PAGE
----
13. January 2022 · Comments Off on The Way We Watch Now · Categories: Ain't That America?, Domestic, Media Matters Not

The Hollywood-based entertainment industry appears to have written off most of America in Flyoverlandia (according to this post) as hopelessly unwoke, racist and dumber than dirt, in their untiring efforts to embody the soul of Woke in their various offerings. Apparently, they believe in an audience just waiting uncritically out here; An audience intellectually gape-mouthed like baby birds just waiting to swallow uncritically whatever gets dropped into them. In pursuit of that goal, according to the same article, they have made their own professional hellscape, what with the growing fear that one wrong word, tweet or visual will make them the unemployable target of their peers, in the grand scramble for achieving ultimate wokery by scapegoating each other. Couldn’t happen to a nicer lot of vicious, vacuous, jerks, hypocrites, and pedophiles … even as the audience for movies released in theaters drops through the floor, and the most-watched continuing streaming video drama is one which has done so practically unnoticed by the mainstream news and entertainment media. Hollywood’s current travails are of their own making. Meanwhile, it appears that lot of us have been abandoning establishment mainstream TV and movies with all speed and finding other stuff to watch of an evening. Old and pre-woke movies, and classic TV series; so, OK, the sets and costumes are laughably low-rent when it came to production values. Many were filmed or taped in the same old locations, year after year. I do cherish the memories of spotting many off-set locations for such programs filmed in the Los Angeles area as places that I knew – as well as spotting utility poles and the backs of warehouses in the vicinity of Griffith Park in action shots for the original Wild, Wild West series, and a short stretch of the then-unfinished 210 freeway through the Shadow Hills for car chases on Chips. (We also spotted the same old industrial sites and abandoned quarries where so many episodes of the Blake’s 7 crew set down planet side.)

Anyway, what the current wokerati in Hollywood appear to have forgotten is – there is so much out there to watch. Even if you limit yourself to color movies shot after WWII, or TV series after 1970 or so – there is so much out there, and from every nation which has a movie- or TV series capability, and is available (for now, anyway) on DVD, or streaming on various subscription channels. There’s high-quality historical series like Mr. Sunshine, set in turn of the last century Korea, which I’ve been watching intermittently. My daughter likes interesting police procedurals and historical documentaries from everywhere – British mostly, although there was one from Turkey about their special forces, which she appreciated for the gritty, realistic feel to it. Even Tube of Ewe, for its’ many faults and their own political double-standards, has a glorious sufficiency of original and intriguing stuff: reality series by family units who have no problem putting their personal lives and challenges out there … hey, they’re volunteering and in control, as opposed to those poor attention-starved clots who have signed over their lives to some Big Media Producer to basically be a kind of performing monkey. Frankly, I’d rather watch those families in Flyoverlandia do their various home-building projects, mostly for their complete lack of artifice. Lately, I’ve started watching a restoration series, LADB Restoration where a couple of mostly faceless craftsmen restore rusty and decayed antique household and industrial appliances to functioning use. They do complete metal and wood fabrication of elements too far gone to repair (and some of them are very far-gone, as assemblages of rust and wood-rot held together by habit alone). They are supervised by their genii of place, a ginger cat named Avril. It’s strangely addictive, as is EpicUpcycling – another gentleman crafter with an enviable collection of wood and metal-working tools, who builds elaborate furniture pieces out of old wood pallets and scraps of this and that. I’m certain that the woodwork designs are so elaborate and ornate because the wood is basically scrap, and the designs have to hide that as much as possible. Still – I am overcome with envy at the collection of power tools on hand and wish more than ever that I had been able to take wood and metal shop classes in high school, and the temptation to try my own hand at renovating something rusty and ruined is almost overwhelming.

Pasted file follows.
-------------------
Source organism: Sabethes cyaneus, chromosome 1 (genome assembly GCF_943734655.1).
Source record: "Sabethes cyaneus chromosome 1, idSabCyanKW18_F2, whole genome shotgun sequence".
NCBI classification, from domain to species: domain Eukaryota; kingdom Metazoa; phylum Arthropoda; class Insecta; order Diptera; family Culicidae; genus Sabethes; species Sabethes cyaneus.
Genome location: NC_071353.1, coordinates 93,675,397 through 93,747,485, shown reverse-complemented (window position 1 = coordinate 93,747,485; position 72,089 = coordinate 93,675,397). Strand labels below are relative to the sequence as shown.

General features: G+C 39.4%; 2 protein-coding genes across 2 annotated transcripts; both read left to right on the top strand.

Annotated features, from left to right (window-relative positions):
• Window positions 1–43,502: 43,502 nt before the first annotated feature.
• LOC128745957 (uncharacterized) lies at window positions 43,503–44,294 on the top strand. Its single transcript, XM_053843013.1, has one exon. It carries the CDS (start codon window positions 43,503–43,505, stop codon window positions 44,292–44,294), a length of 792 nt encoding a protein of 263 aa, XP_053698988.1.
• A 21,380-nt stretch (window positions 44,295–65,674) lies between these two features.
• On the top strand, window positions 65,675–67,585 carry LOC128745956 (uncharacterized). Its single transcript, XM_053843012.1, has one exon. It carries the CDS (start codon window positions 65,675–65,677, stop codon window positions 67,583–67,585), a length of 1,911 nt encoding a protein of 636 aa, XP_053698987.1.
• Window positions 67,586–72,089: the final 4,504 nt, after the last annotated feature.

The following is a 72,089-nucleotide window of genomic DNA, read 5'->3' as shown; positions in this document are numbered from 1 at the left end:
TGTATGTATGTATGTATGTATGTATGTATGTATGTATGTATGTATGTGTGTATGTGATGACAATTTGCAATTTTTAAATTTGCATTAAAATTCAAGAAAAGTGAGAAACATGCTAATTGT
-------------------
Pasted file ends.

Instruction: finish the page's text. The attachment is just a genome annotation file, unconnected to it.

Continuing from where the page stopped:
So what is out there – and not out of the Hollywood entertainment complex that you are watching these days and evenings?


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